Cyg: Any upcoming tour that you're practicing for?

Lisa: We are leaving September 1st, and we're going to drive straight out to New York for the CMJ...thing, big Lookout! party -- Smugglers, Queers, Mr. T Experience. Then we're going to tour the US for a while while with the Mr. T's, then we're going to zip across Canada, in probably late October.

Cyg: I'll be looking forward to that.

Lisa: Were you at that big show with the smoke machine?

Cyg: Was that at York University? (Yes) I was one of the half-dozen people who was there.

Lisa: You're the one that sort of spotted the "Ronnie and Lisa Romance" right off the bat there. Got the rumours going right away. I liked that very much.

Cyg: You all snuggly at the merchandise table...everybody taking pictures of you two ... all happy.

Lisa: Very funny.

Cyg: The song "Sweet Pea." I was at work at the all-news radio station, and our sister station, a sort of middle-of-the-road adult contemporary thing, and on their all-oldies show, I heard them playing Sweet Pea.

Lisa: Sure, it's a classic! Yeah!

Cyg: I thought it was one of your originals!

Lisa: We trick people. The way we've always picked covers, somebody goes "I love this song, can we do it," then we sort of try to do it. That song was a big favorite of Valerie's, our first drummer. She loved Tommy Roe. That's how we ended up doing Sweet Pea.

Cyg: And you do it aggressively. (Yes!) Is the snarling, growling, venemous cub on this record just a result of musical evolution and progression or is this another solid effort to get rid of that "happiest band in the world" label?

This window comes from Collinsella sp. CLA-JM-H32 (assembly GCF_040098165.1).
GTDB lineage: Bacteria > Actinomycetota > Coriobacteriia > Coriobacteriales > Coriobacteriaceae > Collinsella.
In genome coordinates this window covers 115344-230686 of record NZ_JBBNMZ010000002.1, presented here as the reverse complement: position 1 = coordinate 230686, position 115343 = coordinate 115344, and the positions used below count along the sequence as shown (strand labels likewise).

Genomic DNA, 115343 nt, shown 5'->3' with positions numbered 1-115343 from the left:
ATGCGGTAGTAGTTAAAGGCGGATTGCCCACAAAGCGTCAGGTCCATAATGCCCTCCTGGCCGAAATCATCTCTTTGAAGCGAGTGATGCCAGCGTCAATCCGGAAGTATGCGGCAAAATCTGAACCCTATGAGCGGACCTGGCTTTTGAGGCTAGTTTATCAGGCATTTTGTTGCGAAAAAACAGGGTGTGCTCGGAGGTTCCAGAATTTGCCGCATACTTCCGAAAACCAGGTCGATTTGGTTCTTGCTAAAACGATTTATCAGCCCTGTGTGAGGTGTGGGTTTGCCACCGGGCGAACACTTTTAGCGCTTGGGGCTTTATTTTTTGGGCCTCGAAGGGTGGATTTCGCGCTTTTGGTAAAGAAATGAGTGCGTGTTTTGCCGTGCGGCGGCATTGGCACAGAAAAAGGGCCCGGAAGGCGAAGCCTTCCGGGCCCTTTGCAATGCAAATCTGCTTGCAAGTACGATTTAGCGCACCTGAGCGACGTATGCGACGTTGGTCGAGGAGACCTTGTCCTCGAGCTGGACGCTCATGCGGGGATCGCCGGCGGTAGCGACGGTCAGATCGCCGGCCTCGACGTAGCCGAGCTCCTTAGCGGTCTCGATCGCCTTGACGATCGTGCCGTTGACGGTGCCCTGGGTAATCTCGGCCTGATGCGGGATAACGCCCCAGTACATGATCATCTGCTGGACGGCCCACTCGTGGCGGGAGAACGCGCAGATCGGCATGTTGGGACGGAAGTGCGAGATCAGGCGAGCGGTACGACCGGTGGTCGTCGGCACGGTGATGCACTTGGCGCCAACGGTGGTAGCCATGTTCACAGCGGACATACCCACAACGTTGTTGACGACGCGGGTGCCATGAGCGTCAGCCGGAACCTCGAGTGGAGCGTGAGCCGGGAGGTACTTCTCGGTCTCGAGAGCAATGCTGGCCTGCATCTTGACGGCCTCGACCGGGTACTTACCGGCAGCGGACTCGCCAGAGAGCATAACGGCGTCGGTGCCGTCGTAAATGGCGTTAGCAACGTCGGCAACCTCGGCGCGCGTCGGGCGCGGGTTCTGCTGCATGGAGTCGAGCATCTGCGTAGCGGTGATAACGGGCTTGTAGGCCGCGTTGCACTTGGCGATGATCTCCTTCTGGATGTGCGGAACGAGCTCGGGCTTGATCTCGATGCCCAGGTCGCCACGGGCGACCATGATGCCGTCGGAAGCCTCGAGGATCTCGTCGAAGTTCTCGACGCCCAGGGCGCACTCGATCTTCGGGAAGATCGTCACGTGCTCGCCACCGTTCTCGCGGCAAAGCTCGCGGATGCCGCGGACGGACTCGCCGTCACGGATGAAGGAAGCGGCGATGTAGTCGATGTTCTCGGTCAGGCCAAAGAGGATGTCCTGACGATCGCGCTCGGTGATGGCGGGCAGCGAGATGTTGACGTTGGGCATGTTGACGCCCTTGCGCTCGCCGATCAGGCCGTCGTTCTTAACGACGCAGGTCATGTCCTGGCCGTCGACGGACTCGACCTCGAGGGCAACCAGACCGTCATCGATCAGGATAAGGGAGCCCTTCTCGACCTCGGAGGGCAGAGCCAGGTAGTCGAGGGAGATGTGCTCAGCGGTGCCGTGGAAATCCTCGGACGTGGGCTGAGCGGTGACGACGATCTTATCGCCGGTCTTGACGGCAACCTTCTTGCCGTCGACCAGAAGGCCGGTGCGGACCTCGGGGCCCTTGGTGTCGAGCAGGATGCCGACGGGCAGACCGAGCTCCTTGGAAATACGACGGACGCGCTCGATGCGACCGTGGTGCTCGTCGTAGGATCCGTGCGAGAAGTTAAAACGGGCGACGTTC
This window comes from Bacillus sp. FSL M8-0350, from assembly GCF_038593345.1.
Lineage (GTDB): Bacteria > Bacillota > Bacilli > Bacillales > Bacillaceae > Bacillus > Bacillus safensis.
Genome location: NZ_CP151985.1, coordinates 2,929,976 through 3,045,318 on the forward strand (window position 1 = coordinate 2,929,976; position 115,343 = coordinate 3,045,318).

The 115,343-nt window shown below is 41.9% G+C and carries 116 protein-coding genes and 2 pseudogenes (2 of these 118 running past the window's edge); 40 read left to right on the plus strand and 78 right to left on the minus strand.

Lisa: Well, it's just, y'know...new things. New playing techniques...new ideas. I mean, we've been together four years, so...ya gotta change. "Come Out, Come Out" was recorded in August 94, so that's quite a long time between records -- August 94 to February 96. And there's a lot of touring in there. Yeah, it's just us.

Cyg: The playing differences between, say, "betti-cola" and now is a big difference. Do you have a hard time going back and listening to older tracks like, say, "flying carpet"?

Lisa: Oh yeah, it's painful. Actually, I listened to "betti-cola" the other day for the first time in *years*, cuz I don't generally listen to stuff once it comes out...yeah, it was quite weird. Strange.

Cyg: Can you believe that you ever even wrote that song?